Common manifestations of hypercalcemia include weakness and fatigue, depression, bone pain, muscle soreness (myalgias), decreased appetite, feelings of nausea and vomiting, constipation, pancreatitis, polyuria, polydipsia, cognitive impairment, kidney stones ([nb 1]), vertigo and osteopenia or osteoporosis.[10][11] A history of acquired racquet nails (brachyonychia) may be indicative of bone resorption.[12] Radiographically, hyperparathyroidism has a pathognomic finding of rugger jersey spine.[13] Parathyroid adenomas are very rarely detectable on clinical examination. Surgical removal of a parathyroid tumor eliminates the symptoms in most patients.

In secondary hyperparathyroidism due to lack of Vitamin D absorption, the parathyroid gland is behaving normally; clinical problems are due to bone resorption and manifest as bone syndromes such as rickets, osteomalacia, and renal osteodystrophy.[14]

Discover more about Signs and symptoms related topics

Blood test

Blood test

A blood test is a laboratory analysis performed on a blood sample that is usually extracted from a vein in the arm using a hypodermic needle, or via fingerprick. Multiple tests for specific blood components, such as a glucose test or a cholesterol test, are often grouped together into one test panel called a blood panel or blood work. Blood tests are often used in health care to determine physiological and biochemical states, such as disease, mineral content, pharmaceutical drug effectiveness, and organ function. Typical clinical blood panels include a basic metabolic panel or a complete blood count. Blood tests are also used in drug tests to detect drug abuse.

Nausea

Nausea

Nausea is a diffuse sensation of unease and discomfort, sometimes perceived as an urge to vomit. While not painful, it can be a debilitating symptom if prolonged and has been described as placing discomfort on the chest, abdomen, or back of the throat.

Constipation

Constipation

Constipation is a bowel dysfunction that makes bowel movements infrequent or hard to pass. The stool is often hard and dry. Other symptoms may include abdominal pain, bloating, and feeling as if one has not completely passed the bowel movement. Complications from constipation may include hemorrhoids, anal fissure or fecal impaction. The normal frequency of bowel movements in adults is between three per day and three per week. Babies often have three to four bowel movements per day while young children typically have two to three per day.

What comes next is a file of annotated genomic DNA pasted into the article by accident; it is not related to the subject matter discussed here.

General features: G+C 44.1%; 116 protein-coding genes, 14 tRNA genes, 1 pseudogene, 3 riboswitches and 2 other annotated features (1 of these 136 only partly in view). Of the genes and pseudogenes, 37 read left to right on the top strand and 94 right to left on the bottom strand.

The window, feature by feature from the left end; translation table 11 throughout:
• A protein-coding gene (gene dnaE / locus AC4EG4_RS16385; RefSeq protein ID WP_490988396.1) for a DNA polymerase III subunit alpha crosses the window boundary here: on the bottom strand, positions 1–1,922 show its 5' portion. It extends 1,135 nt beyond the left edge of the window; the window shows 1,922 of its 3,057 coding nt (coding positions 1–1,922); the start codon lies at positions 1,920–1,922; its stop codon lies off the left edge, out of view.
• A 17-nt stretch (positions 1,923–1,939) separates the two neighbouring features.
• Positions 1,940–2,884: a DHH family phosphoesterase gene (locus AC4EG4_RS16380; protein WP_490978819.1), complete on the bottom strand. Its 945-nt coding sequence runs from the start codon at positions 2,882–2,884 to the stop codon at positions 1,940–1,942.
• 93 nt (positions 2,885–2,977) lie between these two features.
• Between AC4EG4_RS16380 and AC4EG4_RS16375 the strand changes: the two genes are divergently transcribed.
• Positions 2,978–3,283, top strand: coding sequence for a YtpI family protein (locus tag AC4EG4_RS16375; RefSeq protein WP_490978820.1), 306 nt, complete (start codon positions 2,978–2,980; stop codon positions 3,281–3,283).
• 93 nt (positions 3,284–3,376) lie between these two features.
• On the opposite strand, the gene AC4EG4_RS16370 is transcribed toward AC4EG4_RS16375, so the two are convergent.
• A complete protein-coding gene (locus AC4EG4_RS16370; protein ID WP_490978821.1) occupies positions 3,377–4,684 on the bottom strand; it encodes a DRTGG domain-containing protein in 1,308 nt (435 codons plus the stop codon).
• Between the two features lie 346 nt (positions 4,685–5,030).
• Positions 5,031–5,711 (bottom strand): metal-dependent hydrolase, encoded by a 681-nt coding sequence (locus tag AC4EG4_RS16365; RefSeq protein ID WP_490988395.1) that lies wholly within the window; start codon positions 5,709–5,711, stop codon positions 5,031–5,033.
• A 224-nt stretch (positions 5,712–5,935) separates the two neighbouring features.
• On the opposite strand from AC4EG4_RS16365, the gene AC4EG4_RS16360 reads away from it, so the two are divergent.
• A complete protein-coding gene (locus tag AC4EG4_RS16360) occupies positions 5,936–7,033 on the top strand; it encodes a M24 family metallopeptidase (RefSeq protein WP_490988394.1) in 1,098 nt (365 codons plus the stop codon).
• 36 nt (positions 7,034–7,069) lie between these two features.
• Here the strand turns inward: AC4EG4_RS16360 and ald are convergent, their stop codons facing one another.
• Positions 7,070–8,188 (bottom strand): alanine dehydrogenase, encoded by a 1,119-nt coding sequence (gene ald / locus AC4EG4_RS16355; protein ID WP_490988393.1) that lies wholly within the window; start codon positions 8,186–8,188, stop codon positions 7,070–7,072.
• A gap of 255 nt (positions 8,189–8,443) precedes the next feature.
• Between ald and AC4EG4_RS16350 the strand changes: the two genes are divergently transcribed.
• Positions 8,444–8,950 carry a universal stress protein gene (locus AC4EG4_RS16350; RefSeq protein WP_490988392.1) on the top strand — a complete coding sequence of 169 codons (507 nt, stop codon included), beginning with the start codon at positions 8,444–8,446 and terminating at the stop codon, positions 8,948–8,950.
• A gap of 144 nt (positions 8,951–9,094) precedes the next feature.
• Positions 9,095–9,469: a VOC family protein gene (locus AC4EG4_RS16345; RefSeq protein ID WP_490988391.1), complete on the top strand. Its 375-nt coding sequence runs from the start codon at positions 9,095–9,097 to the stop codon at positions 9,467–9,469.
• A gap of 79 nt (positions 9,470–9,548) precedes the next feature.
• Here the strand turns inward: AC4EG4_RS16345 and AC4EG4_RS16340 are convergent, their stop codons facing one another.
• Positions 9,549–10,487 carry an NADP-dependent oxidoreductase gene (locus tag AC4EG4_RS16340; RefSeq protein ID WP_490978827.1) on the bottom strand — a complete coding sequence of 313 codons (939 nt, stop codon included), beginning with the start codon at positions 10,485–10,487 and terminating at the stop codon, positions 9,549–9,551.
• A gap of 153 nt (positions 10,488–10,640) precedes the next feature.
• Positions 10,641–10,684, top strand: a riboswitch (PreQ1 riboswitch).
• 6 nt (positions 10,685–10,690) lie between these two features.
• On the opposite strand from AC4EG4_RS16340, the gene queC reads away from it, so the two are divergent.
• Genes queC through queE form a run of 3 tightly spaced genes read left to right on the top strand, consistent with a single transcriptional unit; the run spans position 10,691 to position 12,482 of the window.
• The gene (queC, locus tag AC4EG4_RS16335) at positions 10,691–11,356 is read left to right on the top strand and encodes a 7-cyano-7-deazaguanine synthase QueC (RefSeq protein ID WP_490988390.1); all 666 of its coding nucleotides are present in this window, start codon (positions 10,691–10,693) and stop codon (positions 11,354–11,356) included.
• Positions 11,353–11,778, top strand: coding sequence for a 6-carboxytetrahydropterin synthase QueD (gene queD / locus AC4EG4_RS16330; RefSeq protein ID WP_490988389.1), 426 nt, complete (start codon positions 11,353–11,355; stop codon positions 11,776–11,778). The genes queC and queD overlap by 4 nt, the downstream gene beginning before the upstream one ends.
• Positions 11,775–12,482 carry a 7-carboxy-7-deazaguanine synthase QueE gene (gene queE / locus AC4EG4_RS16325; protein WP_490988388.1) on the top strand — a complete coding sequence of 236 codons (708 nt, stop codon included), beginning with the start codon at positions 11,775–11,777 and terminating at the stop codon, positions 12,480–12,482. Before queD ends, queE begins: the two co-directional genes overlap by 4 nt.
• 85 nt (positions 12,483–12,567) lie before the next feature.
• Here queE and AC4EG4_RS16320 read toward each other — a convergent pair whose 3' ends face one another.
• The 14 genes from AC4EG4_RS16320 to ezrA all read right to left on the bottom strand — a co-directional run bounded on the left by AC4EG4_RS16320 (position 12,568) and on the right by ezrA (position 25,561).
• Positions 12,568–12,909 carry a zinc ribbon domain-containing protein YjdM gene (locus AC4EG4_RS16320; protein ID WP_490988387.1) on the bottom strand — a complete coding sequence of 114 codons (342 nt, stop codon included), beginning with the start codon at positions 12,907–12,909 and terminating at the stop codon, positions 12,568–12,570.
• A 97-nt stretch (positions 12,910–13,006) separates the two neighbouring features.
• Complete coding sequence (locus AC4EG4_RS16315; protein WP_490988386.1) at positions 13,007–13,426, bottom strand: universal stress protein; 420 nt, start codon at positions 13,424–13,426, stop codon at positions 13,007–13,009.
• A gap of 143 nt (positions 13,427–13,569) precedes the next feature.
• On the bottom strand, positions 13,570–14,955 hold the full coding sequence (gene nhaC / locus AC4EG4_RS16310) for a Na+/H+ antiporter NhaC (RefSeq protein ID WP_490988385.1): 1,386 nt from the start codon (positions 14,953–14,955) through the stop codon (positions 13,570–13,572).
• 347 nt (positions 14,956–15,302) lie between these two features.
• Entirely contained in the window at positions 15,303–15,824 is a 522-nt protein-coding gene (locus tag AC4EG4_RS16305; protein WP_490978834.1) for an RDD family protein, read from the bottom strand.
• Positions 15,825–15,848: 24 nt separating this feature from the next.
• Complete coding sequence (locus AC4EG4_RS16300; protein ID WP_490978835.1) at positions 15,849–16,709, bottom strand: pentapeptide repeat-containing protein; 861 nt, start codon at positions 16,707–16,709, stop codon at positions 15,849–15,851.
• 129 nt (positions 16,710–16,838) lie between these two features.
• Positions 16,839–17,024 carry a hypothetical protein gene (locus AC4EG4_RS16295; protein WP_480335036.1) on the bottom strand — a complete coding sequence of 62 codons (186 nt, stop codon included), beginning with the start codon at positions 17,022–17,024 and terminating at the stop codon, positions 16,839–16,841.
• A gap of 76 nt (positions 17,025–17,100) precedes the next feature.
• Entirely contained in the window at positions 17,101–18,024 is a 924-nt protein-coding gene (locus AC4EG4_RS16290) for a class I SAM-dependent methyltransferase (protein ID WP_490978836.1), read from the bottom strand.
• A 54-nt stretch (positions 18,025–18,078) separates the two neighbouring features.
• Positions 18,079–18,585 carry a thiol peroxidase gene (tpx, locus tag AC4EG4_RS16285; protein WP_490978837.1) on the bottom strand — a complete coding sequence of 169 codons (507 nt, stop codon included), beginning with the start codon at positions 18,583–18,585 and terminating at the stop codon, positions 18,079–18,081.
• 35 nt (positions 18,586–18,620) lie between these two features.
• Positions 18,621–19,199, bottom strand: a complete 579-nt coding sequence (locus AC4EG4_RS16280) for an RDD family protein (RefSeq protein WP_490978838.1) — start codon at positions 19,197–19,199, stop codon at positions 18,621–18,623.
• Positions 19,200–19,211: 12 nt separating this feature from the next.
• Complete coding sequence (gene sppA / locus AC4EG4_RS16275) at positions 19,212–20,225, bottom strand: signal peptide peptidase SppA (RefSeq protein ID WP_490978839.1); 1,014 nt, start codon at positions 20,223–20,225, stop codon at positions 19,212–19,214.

Pancreatitis

Pancreatitis

Pancreatitis is a condition characterized by inflammation of the pancreas. The pancreas is a large organ behind the stomach that produces digestive enzymes and a number of hormones. There are two main types: acute pancreatitis, and chronic pancreatitis. Signs and symptoms of pancreatitis include pain in the upper abdomen, nausea and vomiting. The pain often goes into the back and is usually severe. In acute pancreatitis, a fever may occur, and symptoms typically resolve in a few days. In chronic pancreatitis weight loss, fatty stool, and diarrhea may occur. Complications may include infection, bleeding, diabetes mellitus, or problems with other organs.

Polyuria

Polyuria

Polyuria is excessive or an abnormally large production or passage of urine. Increased production and passage of urine may also be termed diuresis. Polyuria often appears in conjunction with polydipsia, though it is possible to have one without the other, and the latter may be a cause or an effect. Primary polydipsia may lead to polyuria. Polyuria is usually viewed as a symptom or sign of another disorder, but it can be classed as a disorder, at least when its underlying causes are not clear.

Polydipsia

Polydipsia

Polydipsia is excessive thirst or excess drinking. The word derives from the Greek πολυδίψιος (poludípsios) "very thirsty", which is derived from πολύς + δίψα. Polydipsia is a nonspecific symptom in various medical disorders. It also occurs as an abnormal behaviour in some non-human animals, such as in birds.

Osteopenia

Osteopenia

Osteopenia, known as "low bone mass" or "low bone density", is a condition in which bone mineral density is low. Because their bones are weaker, people with osteopenia may have a higher risk of fractures, and some people may go on to develop osteoporosis. In 2010, 43 million older adults in the US had osteopenia. Unlike osteoporosis, osteopenia does not usually cause symptoms, and losing bone density in itself does not cause pain.

Osteoporosis

Osteoporosis